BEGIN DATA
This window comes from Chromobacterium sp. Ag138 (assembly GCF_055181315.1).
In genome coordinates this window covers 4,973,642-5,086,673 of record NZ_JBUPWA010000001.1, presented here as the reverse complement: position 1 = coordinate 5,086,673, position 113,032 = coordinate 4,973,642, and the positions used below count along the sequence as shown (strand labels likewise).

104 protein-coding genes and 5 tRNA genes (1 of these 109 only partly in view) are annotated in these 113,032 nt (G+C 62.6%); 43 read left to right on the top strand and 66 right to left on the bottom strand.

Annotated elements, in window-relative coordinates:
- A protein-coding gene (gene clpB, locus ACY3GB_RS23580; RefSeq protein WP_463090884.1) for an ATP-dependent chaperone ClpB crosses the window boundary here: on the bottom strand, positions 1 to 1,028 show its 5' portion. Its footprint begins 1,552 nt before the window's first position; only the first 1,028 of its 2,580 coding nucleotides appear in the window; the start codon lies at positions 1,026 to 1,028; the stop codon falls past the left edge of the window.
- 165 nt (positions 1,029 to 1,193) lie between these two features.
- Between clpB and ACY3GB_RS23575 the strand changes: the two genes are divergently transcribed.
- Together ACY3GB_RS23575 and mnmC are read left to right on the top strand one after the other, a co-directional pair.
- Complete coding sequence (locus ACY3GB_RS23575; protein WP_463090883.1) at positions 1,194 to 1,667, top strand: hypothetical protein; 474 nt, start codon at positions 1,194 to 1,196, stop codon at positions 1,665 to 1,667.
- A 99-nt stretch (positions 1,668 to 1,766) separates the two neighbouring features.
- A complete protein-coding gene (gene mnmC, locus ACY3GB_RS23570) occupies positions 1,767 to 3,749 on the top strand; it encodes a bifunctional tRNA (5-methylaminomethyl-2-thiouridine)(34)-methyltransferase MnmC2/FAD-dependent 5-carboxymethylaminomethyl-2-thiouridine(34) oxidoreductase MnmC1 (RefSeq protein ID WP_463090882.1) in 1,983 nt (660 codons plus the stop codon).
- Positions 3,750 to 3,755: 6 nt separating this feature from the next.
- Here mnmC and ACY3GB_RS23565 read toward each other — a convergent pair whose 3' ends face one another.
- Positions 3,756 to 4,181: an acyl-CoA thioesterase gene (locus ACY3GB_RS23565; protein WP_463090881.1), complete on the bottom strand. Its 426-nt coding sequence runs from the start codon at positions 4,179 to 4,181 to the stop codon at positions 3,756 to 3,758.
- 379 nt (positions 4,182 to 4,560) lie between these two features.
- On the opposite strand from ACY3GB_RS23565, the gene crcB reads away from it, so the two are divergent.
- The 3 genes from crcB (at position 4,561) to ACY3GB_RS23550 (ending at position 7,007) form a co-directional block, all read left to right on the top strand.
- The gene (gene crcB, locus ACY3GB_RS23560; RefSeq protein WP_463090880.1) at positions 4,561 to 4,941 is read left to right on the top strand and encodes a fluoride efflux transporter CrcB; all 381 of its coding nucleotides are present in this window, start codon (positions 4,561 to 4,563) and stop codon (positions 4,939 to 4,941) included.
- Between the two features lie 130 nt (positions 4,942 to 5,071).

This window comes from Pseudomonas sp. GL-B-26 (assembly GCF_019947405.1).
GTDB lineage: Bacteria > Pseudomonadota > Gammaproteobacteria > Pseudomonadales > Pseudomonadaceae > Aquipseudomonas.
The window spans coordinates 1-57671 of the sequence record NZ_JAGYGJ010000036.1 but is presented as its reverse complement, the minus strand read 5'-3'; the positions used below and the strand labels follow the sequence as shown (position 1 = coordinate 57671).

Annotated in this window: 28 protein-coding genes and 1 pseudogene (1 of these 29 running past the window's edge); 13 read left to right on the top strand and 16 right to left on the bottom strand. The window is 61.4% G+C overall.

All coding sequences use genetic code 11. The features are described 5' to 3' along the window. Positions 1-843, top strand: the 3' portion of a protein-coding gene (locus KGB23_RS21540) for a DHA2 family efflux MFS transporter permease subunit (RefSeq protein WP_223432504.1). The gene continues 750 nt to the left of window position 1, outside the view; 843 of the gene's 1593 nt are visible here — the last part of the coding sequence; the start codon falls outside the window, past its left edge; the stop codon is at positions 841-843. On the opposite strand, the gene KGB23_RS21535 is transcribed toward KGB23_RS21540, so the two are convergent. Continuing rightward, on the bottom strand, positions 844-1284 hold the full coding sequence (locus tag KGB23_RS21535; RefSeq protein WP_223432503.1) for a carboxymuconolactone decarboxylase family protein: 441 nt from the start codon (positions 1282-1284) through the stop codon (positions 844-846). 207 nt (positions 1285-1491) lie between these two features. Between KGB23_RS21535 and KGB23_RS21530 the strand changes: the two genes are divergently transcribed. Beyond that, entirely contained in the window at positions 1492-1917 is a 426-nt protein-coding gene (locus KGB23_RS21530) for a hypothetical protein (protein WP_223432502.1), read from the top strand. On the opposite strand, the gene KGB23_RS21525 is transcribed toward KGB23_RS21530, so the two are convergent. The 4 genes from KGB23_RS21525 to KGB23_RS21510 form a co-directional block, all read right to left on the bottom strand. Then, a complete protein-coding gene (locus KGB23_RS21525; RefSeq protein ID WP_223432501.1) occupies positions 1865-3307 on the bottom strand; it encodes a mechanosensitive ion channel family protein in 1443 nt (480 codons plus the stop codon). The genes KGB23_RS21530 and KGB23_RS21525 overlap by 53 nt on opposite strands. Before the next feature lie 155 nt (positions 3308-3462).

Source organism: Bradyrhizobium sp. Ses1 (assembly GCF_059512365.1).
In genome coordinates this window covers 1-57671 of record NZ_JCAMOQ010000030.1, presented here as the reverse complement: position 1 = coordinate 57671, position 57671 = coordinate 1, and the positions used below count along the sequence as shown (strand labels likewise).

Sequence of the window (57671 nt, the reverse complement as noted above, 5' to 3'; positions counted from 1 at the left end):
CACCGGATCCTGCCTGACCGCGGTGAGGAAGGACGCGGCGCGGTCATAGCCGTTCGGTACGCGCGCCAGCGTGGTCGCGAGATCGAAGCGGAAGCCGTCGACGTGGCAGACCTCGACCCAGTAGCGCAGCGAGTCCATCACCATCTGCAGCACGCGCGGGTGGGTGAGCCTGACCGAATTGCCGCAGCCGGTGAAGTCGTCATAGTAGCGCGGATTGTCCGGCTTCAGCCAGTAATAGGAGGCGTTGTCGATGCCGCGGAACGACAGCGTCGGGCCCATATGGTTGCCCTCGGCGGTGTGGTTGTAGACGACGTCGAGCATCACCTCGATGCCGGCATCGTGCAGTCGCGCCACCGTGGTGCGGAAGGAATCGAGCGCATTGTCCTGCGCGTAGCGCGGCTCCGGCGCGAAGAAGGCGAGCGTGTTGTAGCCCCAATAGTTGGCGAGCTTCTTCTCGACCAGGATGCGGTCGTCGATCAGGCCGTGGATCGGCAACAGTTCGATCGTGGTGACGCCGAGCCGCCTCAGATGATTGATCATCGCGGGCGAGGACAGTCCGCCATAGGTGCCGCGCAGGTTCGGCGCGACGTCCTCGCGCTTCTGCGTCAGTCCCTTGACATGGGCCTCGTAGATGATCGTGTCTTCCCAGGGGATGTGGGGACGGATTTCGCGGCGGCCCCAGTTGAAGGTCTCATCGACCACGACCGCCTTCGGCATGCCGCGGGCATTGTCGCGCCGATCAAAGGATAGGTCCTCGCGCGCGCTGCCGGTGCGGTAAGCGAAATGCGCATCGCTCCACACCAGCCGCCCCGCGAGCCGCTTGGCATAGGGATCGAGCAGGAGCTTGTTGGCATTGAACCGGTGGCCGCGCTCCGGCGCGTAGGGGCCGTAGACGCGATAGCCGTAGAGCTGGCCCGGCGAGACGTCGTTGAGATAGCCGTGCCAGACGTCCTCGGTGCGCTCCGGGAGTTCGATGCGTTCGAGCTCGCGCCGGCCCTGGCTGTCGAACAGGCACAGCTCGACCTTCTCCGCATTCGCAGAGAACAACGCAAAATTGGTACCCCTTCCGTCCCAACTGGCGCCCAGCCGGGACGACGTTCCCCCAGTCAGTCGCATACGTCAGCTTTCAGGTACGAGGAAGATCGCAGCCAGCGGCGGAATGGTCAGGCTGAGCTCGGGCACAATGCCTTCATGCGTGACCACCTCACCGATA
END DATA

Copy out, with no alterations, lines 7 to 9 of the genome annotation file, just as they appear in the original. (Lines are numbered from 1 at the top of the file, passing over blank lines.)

- Between clpB and ACY3GB_RS23575 the strand changes: the two genes are divergently transcribed.
- Together ACY3GB_RS23575 and mnmC are read left to right on the top strand one after the other, a co-directional pair.
- Complete coding sequence (locus ACY3GB_RS23575; protein WP_463090883.1) at positions 1,194 to 1,667, top strand: hypothetical protein; 474 nt, start codon at positions 1,194 to 1,196, stop codon at positions 1,665 to 1,667.